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Manggapuri Villas: September 2019

Next, a photo of Courthouse Square, just prior to the Annual Redwood City Salsa Festival:

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Courthouse Square Before the Annual Redwood City Salsa Festival, Saturday, 21 September

Finally, a statue of General Douglas MacArthur on the Philippine island of Corregidor (That’s self standing with son and his cousin Georgina, 20 years ago. She found the photo when she was cleaning out the closets recently):

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Georgina, Andrew and Self on the Island of Corregidor, at the Mouth of Manila Bay

Stay tuned, dear blog readers. Stay tuned.

 

 

 

A Photo-A-Week Challenge: STACKED

Fun Challenge this week from Nadia Merrill’s Photo-a-Week:

  • STACKED.

A stack of one of self’s short story collections: The Lost Language

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Published by Anvil Press of the Philippines, TEN YEARS AGO!!!!

A stack of books at the London Review Bookshop, May 2019

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London Review Bookshop: May 2019

On one side of London’s Russell Square is the newly renovated Kimpton-Fitzroy. Love the stacks of ornate, ironwork balconies:

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The Kimpton-Fitzroy off Russell Square, Bloomsbury, London

Stay tuned, dear blog readers. Stay tuned.

#currentlyreading: Screenplay, MASTER AND COMMANDER

Captain Jack Aubrey’s lines in italics:


On deck there! Sail ho!

Looks like a frigate!

How did it get there?

We must turn and fight.

But he has the weather gauge again.

He must have been watching us

from some inlet.

My God. What can we do?

He has us by the hip.

Run like smoke and oakum.

We’ll have to bend every sail.

We’ll put up our handkerchiefs, if we have to!

We must survive this day.

Let’s get about it, Mr. Allen, gentlemen.

All hands, make sail!

This is the second time he’s done this to me.

There will not be a third.

Photo-a-Week Challenge: SOMETHING NEW

Thanks to a Photo a Week Challenge prompt: SOMETHING NEW.

And self did do something new: She went home.

Not only did she go home, she went one better and returned to her Dear Departed Dad’s home island of Negros Occidental.

She stayed with cousins.

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7th Floor, Belles Artes Condominiums, Galo cor. GV & Sons Street

She saw, for the first time in six years, the house where her Dear Departed Dad grew up, the Daku Balay:

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Daku Balay, 50 Burgos Street, Bacolod City, Negros Occidental, The Philippines

In Bacolod, she had the most delicious pizza! Here, smoked bangus pizza and basil pizza:

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Café Oscar, Galo Street (Ground Floor, Belles Artes Building), Bacolod City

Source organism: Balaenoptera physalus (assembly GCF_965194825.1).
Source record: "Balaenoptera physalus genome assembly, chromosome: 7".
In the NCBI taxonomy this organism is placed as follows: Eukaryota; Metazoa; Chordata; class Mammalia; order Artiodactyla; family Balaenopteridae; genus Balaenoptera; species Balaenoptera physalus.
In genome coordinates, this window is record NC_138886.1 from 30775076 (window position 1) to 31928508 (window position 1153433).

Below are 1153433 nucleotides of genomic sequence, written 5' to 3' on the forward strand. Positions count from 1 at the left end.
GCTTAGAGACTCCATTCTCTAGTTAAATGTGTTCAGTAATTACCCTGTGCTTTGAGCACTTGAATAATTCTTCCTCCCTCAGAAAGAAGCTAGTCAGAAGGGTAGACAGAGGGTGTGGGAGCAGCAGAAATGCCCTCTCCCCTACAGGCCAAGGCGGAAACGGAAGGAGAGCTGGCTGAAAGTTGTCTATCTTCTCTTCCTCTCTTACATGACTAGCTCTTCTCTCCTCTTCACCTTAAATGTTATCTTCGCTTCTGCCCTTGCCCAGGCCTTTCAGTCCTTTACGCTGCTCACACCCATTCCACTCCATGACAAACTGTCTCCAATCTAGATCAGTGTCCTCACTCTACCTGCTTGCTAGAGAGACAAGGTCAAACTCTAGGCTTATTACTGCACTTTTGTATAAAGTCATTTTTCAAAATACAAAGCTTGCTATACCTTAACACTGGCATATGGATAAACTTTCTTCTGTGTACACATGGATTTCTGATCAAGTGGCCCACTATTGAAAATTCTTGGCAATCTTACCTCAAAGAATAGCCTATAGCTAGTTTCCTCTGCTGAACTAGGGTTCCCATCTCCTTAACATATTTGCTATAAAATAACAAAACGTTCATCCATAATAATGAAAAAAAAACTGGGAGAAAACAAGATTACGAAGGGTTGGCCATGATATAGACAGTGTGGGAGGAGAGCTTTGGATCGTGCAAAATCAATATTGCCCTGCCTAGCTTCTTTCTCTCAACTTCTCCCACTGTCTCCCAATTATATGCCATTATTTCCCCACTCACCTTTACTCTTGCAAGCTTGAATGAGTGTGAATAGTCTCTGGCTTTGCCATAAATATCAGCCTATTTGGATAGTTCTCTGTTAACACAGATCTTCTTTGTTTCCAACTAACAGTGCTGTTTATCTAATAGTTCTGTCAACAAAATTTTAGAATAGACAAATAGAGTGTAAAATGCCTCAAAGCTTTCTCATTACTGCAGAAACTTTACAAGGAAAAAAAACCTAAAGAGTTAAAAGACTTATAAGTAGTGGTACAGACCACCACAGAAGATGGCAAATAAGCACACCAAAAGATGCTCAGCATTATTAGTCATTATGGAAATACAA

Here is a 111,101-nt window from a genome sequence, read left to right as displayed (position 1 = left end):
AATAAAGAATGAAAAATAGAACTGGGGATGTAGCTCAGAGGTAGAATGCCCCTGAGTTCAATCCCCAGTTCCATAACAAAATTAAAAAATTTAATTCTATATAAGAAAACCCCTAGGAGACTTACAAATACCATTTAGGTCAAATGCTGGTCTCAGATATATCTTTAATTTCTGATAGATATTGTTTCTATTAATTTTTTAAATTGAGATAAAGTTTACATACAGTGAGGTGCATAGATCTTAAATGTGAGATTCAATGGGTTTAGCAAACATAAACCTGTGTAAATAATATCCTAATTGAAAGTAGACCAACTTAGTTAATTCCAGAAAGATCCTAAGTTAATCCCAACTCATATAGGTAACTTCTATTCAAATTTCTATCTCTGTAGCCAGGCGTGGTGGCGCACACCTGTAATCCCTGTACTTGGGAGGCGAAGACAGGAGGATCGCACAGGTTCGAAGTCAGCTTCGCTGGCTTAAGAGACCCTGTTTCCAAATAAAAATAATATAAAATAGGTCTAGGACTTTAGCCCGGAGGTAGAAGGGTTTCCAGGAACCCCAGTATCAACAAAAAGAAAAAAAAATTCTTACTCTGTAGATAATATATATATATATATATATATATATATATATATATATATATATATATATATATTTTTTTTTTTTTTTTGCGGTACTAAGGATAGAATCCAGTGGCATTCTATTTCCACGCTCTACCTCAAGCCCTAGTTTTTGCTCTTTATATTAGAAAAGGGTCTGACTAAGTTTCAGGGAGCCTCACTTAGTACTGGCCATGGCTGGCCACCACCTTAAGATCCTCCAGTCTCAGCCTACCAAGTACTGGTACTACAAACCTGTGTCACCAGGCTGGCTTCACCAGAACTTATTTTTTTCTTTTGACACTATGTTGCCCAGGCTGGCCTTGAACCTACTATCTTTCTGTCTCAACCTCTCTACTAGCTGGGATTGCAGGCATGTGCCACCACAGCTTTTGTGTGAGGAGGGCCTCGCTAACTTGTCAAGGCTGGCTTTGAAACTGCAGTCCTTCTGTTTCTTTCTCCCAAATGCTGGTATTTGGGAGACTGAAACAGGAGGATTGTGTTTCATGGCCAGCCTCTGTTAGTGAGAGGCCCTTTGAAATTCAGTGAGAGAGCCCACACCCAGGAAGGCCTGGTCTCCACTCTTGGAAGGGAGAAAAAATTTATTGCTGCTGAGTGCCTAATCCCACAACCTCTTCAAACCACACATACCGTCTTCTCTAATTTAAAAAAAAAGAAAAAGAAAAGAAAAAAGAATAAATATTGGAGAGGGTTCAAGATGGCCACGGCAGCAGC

Great trip.

Stay tuned, dear blog readers. Stay tuned.

 

The Great Gilda Cordero-Fernando

(Read all the way to the end; this post has many digressions)

Re-reading a fantastic short story, “Hothouse,” by Gilda Cordero-Fernando, a mimeographed copy of which self just pulled from a closet overflowing with old files.

Thank you, Jennie and Marie Kondo for inspiring self to organize! She had to drop everything and leave for Manila for two weeks, supposedly Dearest Mum Read the rest of this entry »

Tuesday Photo Challenge: FUZZY

Week 178 of the Tuesday Photo Challenge is FUZZY.

So glad there is a Photo Challenge that lets self post pictures she would never otherwise have posted!

Her Dear Departed Dad comes from the province of Negros Occidental in the Philippines. She recently had the chance to return. These pictures are from that trip.

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Reading in the Gamboa House in Silay, Negros Occidental, The Philippines

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Lissa Ylanan Moran, Best Friend Since College Days at the Ateneo, flew to Bacolod and Self took her to a resort in the town of Don Salvador Benedicto.

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View of Canlaon Volcano from Manggapuri Villas, Don Salvador Benedicto

Stay tuned, dear blog readers. Stay tuned.

 

Breaking Down Self’s 2019 Reading List

Most of Self’s favorite reads so far 2019 were novels (six out of 10).

Three of her favorite reads of 2019 were memoirs written by doctors.

One of her favorite reads of 2019 was a book about the environment.

Five of her six favorite novels were written by women.

This year she attended the Fowey Festival of the Arts (in honor of Daphne du Maurier) and during the festival, she bought a copy of Jane Austen‘s Northanger Abbey from Bookends of Fowey. She loved loved loved it.

None of the books she read in January and April ended up making much of an impression.

One of her six favorite novels has been optioned for the movies by Lawrence Kasdan.

One of her six favorite novels won a prize.

One of her six favorite novels is a finalist for a Kirkus Prize.

Her 2019 Goodreads Reading Challenge was to read 34 books.

Stay tuned, dear blog readers. Stay tuned.